Lesson 4: The Philosophy of Nature


Why Not Begin with Metaphysics?

Writing shortly after World War II, Jacques Maritain contrasted Thomism with the then modish Existentialism in a little book called in English, Existence and the Existent. His primary target was Jean-Paul Sartre, whose little book Existentialism is a Humanism had given a popular statement to the new philosophical craze. What James Collins called Sartre's "postulatory atheism" led to a stark contrast. Theists see God as a maker and creatures as possessing the nature God gave them; this nature provides a measure of the flourishing of the one having that nature. In Sartre's lapidary phrase, for the theist essence precedes existence. But things are quite different for the atheist. Without a maker there is no essence and without an essence there is no antecedent guide for action. I cannot say, for example, "Well, a human being ought to do such and such," since this presupposes that there is a human nature to which appeal can be made to ground the judgment. Without such a nature, what-I-am is freely constructed by the acts I perform. Existence precedes essence.

As Cole Porter put it, Anything goes. There are no precepts or prohibitions to which my actions must conform. I am free through and through. Sartre did not advance this position with libertarian -- or libertine -- glee, as if, being able to do anything I wished, I would be happy as a lark. Freedom is a burden because, sans nature, it is without excuse. Total freedom entails total responsibility. This was the view Maritain wished to counter with an equally popular restatement of the outlook he had learned from Thomas Aquinas.

Since Sartre had spoken of essence and existence, Maritain is led to speak of what Thomas had had to say of this pair. But the student of Thomas will have difficulty matching what Maritain says with what Thomas taught. This is nowhere more evident than in the discussion of the "intuition of being" and its relationship to metaphysics.

The act of existing is the key to Thomas's philosophy, we are told, and it is something super-intelligible which is revealed in the judgment I make that something exists. "This is why, at the root of metaphysical knowledge, St. Thomas places the intellectual intuition of that mysterious reality disguised under the most commonplace and commonly used word in the language, the word to be; a reality revealed to us as the uncircumscribable subject of a science which the gods begrudge us when we release, in the values that appertain to it, the act of existing which is exercised by the humblest thing -- that victorious thrust by which it triumphs over nothingness" [Image Books edition, 1957, pp. 28-29].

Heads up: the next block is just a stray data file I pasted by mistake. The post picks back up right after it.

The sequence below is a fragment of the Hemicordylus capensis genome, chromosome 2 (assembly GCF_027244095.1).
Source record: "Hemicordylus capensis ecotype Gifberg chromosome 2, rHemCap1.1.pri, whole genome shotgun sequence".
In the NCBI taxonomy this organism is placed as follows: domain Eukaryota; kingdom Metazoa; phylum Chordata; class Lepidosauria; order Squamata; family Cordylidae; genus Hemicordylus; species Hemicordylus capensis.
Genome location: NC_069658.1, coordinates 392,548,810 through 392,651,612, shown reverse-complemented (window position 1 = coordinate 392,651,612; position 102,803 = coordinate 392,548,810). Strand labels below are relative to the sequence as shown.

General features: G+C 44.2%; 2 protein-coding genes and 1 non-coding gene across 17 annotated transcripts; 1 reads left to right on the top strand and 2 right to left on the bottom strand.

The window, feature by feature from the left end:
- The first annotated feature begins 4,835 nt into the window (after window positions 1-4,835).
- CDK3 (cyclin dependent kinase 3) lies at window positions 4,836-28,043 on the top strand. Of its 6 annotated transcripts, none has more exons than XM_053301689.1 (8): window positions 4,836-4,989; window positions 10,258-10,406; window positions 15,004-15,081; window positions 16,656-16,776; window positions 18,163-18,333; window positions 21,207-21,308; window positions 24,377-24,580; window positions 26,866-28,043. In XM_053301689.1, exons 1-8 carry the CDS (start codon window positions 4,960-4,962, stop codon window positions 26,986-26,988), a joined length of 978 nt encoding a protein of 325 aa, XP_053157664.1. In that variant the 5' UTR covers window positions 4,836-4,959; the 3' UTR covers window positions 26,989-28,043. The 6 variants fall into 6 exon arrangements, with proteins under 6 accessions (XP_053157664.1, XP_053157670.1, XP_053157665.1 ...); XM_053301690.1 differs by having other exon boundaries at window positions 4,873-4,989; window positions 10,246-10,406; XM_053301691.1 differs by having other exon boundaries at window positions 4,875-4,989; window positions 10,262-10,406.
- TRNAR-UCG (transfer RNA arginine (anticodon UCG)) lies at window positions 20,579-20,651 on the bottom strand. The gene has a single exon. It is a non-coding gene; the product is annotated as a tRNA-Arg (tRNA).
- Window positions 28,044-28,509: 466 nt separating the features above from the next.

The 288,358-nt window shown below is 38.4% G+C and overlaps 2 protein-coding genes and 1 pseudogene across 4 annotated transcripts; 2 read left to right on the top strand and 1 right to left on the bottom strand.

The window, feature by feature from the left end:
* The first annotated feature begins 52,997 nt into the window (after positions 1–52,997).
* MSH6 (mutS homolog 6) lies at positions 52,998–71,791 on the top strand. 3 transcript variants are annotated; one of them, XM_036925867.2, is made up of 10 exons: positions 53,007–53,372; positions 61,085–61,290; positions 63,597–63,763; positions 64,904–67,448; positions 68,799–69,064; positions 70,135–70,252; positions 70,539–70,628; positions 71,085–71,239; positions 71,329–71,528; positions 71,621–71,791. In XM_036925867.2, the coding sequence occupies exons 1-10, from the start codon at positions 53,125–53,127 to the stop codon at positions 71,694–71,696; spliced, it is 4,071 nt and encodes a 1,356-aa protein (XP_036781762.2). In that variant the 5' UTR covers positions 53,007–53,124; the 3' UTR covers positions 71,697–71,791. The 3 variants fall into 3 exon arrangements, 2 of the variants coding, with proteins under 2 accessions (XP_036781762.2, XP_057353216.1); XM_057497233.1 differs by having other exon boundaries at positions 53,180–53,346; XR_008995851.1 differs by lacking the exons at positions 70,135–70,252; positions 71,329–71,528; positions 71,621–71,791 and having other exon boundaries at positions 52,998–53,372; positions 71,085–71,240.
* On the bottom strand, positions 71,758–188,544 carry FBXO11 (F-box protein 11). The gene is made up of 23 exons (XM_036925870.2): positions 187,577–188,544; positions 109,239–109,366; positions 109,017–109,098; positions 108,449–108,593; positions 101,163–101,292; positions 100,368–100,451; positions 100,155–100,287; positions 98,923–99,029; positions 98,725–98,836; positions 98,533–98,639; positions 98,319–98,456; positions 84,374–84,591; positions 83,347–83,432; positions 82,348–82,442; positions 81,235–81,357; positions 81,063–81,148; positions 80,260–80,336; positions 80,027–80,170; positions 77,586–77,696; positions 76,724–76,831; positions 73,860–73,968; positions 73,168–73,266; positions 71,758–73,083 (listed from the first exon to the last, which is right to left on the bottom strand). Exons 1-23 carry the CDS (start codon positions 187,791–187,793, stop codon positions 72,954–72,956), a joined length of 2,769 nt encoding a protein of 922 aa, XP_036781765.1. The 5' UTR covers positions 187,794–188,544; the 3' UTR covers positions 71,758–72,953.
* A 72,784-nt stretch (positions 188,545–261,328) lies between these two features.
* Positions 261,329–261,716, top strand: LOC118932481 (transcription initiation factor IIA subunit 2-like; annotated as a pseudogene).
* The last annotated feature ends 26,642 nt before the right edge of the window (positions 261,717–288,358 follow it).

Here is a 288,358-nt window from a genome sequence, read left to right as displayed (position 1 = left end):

Maritain seems to say that existence is the subject of metaphysics, but then seems not to say this, by adding "uncircumscribable." But it is the grasp of existence that he takes to be the key to metaphysics. A philosopher who is not a metaphysician is not a real philosopher and it is the intuition of being that makes the metaphysician.

I mean the intuition of being in its pure and all-pervasive properties, in its typical and primordial intelligible density; the intuition of being secundum quod est ens. Being, seen in this light, is neither the vague being of common sense, nor the particularized being of the sciences and of the philosophy of nature, nor the de-realized being of logic, nor the pseudo-being of dialectics mistaken for philosophy [p. 29].

There is much that is familiar here for the student of Aquinas, but there is strangeness as well. On the one hand, metaphysics is concerned with being as being, whereas the sciences and philosophy of nature are concerned with a particular kind of being. No mention is made of mathematics, but the way in which logic is described might be taken to do service for that. Moreover, Maritain is clear that the intuition of being required for metaphysics is not the sort of vague grasp of being everyone has. It is an achievement. But what kind of an achievement is it?

Maritain's account becomes progressively more obscure and rhetorically charged. "It is being, attained or perceived at the summit of abstractive intellection, as an eidetic or intensive visualization which owes its purity and power of illumination only to the fact that the intellect, one day, was stirred to its depths and trans-illuminated by the act of the act of existing apprehended in things..." [29-30]. There are many paths to this intuition. It may spring "like a kind of natural grace at the sight of a blade of grass or a windmill, or at the sudden perception of the reality of it self..." [30]. This is contrasted somewhat obscurely with the way Thomas Aquinas gained this intuition. In the end it is a boon, a gift, fortuitous, a kind of docility to the light.